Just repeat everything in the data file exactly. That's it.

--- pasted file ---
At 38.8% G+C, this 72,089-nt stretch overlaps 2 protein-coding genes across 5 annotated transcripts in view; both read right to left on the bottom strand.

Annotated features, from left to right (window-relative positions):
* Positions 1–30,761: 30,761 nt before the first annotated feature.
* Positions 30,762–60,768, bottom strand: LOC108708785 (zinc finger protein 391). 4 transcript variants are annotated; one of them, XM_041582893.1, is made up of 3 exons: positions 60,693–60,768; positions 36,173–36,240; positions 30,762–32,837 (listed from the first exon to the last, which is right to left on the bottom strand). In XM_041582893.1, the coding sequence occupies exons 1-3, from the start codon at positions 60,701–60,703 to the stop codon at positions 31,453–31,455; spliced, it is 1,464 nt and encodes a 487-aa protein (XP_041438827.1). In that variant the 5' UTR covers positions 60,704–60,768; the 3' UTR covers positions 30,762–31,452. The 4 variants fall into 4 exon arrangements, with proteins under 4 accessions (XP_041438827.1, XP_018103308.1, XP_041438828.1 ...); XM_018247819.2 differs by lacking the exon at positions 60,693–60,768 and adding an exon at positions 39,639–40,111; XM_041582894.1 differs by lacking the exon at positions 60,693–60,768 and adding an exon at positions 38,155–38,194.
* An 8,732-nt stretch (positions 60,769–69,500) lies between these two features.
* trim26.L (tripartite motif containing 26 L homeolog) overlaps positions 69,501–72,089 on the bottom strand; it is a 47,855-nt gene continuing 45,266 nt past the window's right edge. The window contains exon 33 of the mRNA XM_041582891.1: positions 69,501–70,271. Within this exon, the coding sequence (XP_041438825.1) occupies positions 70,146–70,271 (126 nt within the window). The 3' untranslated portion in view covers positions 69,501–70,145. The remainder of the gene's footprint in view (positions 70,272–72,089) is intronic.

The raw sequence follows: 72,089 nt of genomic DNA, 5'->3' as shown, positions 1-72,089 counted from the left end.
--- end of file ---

At 38.8% G+C, this 72,089-nt stretch overlaps 2 protein-coding genes across 5 annotated transcripts in view; both read right to left on the bottom strand.

Annotated features, from left to right (window-relative positions):
* Positions 1–30,761: 30,761 nt before the first annotated feature.
* Positions 30,762–60,768, bottom strand: LOC108708785 (zinc finger protein 391). 4 transcript variants are annotated; one of them, XM_041582893.1, is made up of 3 exons: positions 60,693–60,768; positions 36,173–36,240; positions 30,762–32,837 (listed from the first exon to the last, which is right to left on the bottom strand). In XM_041582893.1, the coding sequence occupies exons 1-3, from the start codon at positions 60,701–60,703 to the stop codon at positions 31,453–31,455; spliced, it is 1,464 nt and encodes a 487-aa protein (XP_041438827.1). In that variant the 5' UTR covers positions 60,704–60,768; the 3' UTR covers positions 30,762–31,452. The 4 variants fall into 4 exon arrangements, with proteins under 4 accessions (XP_041438827.1, XP_018103308.1, XP_041438828.1 ...); XM_018247819.2 differs by lacking the exon at positions 60,693–60,768 and adding an exon at positions 39,639–40,111; XM_041582894.1 differs by lacking the exon at positions 60,693–60,768 and adding an exon at positions 38,155–38,194.
* An 8,732-nt stretch (positions 60,769–69,500) lies between these two features.
* trim26.L (tripartite motif containing 26 L homeolog) overlaps positions 69,501–72,089 on the bottom strand; it is a 47,855-nt gene continuing 45,266 nt past the window's right edge. The window contains exon 33 of the mRNA XM_041582891.1: positions 69,501–70,271. Within this exon, the coding sequence (XP_041438825.1) occupies positions 70,146–70,271 (126 nt within the window). The 3' untranslated portion in view covers positions 69,501–70,145. The remainder of the gene's footprint in view (positions 70,272–72,089) is intronic.

The raw sequence follows: 72,089 nt of genomic DNA, 5'->3' as shown, positions 1-72,089 counted from the left end.